Japan Geoscience Union Meeting 2018

Presentation information

[JJ] Oral

S (Solid Earth Sciences) » S-SS Seismology

[S-SS11] Crustal Structure

Thu. May 24, 2018 10:45 AM - 12:15 PM 301A (3F International Conference Hall, Makuhari Messe)

convener:Yasuhira Aoyagi(Central Research Institute of Electric Power Industry), Chairperson:Miyamachi Hiroki(Kagoshima university)

11:15 AM - 11:30 AM

[SSS11-08] Geological structure of offshore area of the Shimane Peninsula since the Early to Middle Miocene based on seismic profiles

*Norihiro Matsuda1, Masaaki Tanaka1, Masaru Nakamura1, Yuichi Shimizu1, Shimpei Miyamoto2, Masanori Shimazaki3, Kazuhito Hatakeyama3 (1.The Chugoku Electric Power Co., Inc. , 2.Chuden Engineering Consultants Co., Ltd., 3.Sogo Geophysical Exploration Co., Ltd)

Keywords:offshore area of the Shimane Peninsula, seismic profile, gravity anomaly, Miocene, tectonic evolution

We conducted multi-channel seismic reflection survey by using some different acoustic sources to grasp geological structure between sea floor and deep underground in 2014. The investigated area is within 20km off the coast of the Shimane Peninsula.
As a result of analyzing the seismic profiles, some strong reflectors (hereinafter referred to as "the acoustic basement") which form steep slope accompanied with gaps are recognized. We verified that the gaps correspond to some of the faults shown by Tamaki et al. (1982). These faults are low-angle reverse faults, dipping to the south. The displacement and deformation caused by the faults seem to reach up to the Lower Miocene. Possibly these faults were formed by the N-S compressional stress during the Middle to Late Miocene. According to Itoh and Arato (1999) and so on, the stress field during the Middle to Late Miocene off the coast of the Sanin region was N-S compression. Judging from the active period of the faults estimated by their extent of the displacement and deformation, the faults may have ended their activity by the Late Miocene, and may have been inactive since the Pliocene.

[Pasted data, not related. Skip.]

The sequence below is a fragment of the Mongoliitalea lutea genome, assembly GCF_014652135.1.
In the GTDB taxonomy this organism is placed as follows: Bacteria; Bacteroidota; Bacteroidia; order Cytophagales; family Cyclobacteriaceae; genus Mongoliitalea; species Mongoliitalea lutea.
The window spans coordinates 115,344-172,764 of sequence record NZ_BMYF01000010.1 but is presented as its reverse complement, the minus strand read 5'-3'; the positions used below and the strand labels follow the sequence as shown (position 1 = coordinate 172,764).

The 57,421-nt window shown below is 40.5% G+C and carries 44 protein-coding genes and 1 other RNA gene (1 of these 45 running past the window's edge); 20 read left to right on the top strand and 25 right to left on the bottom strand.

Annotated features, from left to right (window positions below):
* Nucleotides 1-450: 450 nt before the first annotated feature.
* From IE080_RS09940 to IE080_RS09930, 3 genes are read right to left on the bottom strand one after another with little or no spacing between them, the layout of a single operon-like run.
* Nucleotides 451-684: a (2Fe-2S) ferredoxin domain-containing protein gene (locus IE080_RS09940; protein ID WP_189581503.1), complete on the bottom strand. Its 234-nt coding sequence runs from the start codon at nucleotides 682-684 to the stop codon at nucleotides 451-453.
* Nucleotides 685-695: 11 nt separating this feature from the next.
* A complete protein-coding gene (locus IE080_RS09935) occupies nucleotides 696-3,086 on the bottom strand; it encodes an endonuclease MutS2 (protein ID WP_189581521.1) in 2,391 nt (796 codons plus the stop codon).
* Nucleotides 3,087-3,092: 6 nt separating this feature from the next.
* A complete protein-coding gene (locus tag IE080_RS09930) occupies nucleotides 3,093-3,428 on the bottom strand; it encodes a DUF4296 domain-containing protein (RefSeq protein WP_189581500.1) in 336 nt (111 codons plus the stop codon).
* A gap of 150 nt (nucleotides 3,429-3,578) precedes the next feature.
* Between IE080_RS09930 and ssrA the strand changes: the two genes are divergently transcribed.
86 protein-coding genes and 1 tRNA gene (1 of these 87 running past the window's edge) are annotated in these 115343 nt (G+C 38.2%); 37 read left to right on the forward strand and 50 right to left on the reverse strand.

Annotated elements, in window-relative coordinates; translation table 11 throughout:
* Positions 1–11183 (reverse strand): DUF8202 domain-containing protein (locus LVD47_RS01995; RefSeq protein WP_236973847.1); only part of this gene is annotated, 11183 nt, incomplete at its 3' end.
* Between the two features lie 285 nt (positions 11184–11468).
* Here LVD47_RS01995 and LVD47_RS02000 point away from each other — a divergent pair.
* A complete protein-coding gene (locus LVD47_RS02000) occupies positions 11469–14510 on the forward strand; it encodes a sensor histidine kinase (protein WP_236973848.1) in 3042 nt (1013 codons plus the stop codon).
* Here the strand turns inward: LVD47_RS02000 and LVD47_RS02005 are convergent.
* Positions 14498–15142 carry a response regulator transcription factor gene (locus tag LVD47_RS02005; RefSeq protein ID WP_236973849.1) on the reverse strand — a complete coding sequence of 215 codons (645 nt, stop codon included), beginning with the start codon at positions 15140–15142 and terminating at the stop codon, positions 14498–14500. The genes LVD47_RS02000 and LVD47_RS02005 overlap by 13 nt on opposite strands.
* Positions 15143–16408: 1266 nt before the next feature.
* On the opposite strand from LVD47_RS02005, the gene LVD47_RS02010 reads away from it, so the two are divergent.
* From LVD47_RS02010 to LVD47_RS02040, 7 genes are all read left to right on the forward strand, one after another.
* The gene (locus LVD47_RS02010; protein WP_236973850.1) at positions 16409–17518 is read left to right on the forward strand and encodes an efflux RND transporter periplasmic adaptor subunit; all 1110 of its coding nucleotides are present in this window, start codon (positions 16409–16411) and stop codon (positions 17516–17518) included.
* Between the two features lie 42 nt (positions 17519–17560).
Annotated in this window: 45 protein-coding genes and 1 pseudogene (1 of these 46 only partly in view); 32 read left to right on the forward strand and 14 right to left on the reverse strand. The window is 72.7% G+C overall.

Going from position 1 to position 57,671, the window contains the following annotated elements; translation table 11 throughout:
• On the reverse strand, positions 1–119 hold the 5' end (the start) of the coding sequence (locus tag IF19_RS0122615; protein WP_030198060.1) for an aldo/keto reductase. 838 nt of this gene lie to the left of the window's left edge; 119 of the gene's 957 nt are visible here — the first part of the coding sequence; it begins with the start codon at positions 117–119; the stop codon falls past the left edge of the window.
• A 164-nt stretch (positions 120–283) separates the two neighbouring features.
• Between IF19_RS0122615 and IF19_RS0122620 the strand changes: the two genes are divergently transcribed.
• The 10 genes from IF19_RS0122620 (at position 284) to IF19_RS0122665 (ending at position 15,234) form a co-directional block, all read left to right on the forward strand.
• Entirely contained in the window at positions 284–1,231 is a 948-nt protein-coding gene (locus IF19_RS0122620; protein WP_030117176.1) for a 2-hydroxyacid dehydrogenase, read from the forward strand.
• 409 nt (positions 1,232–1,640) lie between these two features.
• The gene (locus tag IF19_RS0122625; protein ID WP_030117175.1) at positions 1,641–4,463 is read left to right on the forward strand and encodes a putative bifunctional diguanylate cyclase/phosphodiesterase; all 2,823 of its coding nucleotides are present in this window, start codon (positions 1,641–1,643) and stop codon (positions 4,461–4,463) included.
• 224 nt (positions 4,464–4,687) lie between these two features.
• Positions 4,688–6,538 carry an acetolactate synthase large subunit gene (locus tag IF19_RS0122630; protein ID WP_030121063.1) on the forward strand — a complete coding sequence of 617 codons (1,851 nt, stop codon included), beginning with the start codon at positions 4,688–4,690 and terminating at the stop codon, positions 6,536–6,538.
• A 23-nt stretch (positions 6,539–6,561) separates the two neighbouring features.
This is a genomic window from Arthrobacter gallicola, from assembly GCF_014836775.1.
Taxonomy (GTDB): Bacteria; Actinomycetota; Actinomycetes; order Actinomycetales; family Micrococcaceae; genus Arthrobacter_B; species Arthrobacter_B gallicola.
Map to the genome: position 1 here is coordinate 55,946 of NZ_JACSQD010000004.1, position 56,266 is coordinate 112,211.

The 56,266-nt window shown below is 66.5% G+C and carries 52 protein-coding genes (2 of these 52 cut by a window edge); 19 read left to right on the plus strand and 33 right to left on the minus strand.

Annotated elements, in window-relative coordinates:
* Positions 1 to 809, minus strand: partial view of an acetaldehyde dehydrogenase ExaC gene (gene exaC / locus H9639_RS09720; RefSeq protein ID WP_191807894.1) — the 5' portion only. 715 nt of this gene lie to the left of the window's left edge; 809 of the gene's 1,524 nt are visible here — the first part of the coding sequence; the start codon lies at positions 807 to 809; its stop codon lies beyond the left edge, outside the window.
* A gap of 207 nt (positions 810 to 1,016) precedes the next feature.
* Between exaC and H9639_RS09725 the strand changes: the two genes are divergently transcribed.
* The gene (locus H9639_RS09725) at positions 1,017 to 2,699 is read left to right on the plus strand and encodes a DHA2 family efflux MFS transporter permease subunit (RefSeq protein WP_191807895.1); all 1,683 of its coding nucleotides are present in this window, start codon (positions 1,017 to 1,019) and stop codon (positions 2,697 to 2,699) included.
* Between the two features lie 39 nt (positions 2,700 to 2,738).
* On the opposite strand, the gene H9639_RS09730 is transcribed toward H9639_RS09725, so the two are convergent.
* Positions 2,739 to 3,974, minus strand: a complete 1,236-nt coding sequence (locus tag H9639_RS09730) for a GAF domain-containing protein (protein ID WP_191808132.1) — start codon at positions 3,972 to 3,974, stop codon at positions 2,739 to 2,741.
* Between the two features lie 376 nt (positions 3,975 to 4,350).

On the other hand, we compared the geological structure based on the above-mentioned seismic survey with the horizontal and first vertical derivative views calculated by using AIST's gravity dataset (2013). In consequence, we confirmed that the peaks of the horizontal derivative value and the distribution of the zero contours in the first vertical derivative views which indicate steep gradient zones of gravity anomaly nearly correspond to the gaps of the acoustic basement. We conclude that the steep gradient zones of gravity anomaly in this area reflect the gaps of the acoustic basement caused by the reverse faults during the Middle to Late Miocene in the N-S compressional stress field.
We wish to reveal the tectonic development around the Shimane Peninsula by examining the relation between these faults and the regional geological structure in further detail.